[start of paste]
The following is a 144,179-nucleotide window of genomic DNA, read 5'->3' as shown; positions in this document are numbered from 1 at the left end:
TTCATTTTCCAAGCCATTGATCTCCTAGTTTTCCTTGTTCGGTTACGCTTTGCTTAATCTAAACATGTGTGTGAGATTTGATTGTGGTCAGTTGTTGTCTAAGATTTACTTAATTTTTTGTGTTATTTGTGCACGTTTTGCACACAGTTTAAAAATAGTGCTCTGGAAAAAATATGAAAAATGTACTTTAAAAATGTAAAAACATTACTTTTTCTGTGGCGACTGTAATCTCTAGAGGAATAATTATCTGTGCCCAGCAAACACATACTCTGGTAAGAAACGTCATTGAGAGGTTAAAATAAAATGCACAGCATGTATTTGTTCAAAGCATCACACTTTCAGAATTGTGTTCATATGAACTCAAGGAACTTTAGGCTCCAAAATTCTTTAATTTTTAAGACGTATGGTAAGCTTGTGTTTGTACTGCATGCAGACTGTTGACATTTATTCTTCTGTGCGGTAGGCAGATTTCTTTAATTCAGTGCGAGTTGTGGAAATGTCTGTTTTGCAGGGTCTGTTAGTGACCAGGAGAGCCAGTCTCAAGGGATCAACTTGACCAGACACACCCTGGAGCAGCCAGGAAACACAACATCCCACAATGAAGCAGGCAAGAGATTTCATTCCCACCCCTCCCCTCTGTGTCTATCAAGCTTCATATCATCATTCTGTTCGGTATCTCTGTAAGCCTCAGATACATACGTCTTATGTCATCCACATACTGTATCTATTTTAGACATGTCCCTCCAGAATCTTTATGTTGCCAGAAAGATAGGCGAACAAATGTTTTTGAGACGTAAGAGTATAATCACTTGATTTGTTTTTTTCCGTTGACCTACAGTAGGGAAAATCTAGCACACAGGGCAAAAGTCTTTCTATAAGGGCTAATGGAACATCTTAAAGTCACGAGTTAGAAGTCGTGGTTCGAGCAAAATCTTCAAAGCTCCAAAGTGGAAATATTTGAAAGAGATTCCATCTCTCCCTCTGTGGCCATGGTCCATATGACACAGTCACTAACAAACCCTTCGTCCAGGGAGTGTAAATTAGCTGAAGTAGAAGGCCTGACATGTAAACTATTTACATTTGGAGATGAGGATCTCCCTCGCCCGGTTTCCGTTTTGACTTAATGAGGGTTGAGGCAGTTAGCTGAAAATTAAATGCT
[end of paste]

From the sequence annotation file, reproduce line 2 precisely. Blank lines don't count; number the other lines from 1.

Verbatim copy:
TTCATTTTCCAAGCCATTGATCTCCTAGTTTTCCTTGTTCGGTTACGCTTTGCTTAATCTAAACATGTGTGTGAGATTTGATTGTGGTCAGTTGTTGTCTAAGATTTACTTAATTTTTTGTGTTATTTGTGCACGTTTTGCACACAGTTTAAAAATAGTGCTCTGGAAAAAATATGAAAAATGTACTTTAAAAATGTAAAAACATTACTTTTTCTGTGGCGACTGTAATCTCTAGAGGAATAATTATCTGTGCCCAGCAAACACATACTCTGGTAAGAAACGTCATTGAGAGGTTAAAATAAAATGCACAGCATGTATTTGTTCAAAGCATCACACTTTCAGAATTGTGTTCATATGAACTCAAGGAACTTTAGGCTCCAAAATTCTTTAATTTTTAAGACGTATGGTAAGCTTGTGTTTGTACTGCATGCAGACTGTTGACATTTATTCTTCTGTGCGGTAGGCAGATTTCTTTAATTCAGTGCGAGTTGTGGAAATGTCTGTTTTGCAGGGTCTGTTAGTGACCAGGAGAGCCAGTCTCAAGGGATCAACTTGACCAGACACACCCTGGAGCAGCCAGGAAACACAACATCCCACAATGAAGCAGGCAAGAGATTTCATTCCCACCCCTCCCCTCTGTGTCTATCAAGCTTCATATCATCATTCTGTTCGGTATCTCTGTAAGCCTCAGATACATACGTCTTATGTCATCCACATACTGTATCTATTTTAGACATGTCCCTCCAGAATCTTTATGTTGCCAGAAAGATAGGCGAACAAATGTTTTTGAGACGTAAGAGTATAATCACTTGATTTGTTTTTTTCCGTTGACCTACAGTAGGGAAAATCTAGCACACAGGGCAAAAGTCTTTCTATAAGGGCTAATGGAACATCTTAAAGTCACGAGTTAGAAGTCGTGGTTCGAGCAAAATCTTCAAAGCTCCAAAGTGGAAATATTTGAAAGAGATTCCATCTCTCCCTCTGTGGCCATGGTCCATATGACACAGTCACTAACAAACCCTTCGTCCAGGGAGTGTAAATTAGCTGAAGTAGAAGGCCTGACATGTAAACTATTTACATTTGGAGATGAGGATCTCCCTCGCCCGGTTTCCGTTTTGACTTAATGAGGGTTGAGGCAGTTAGCTGAAAATTAAATGCT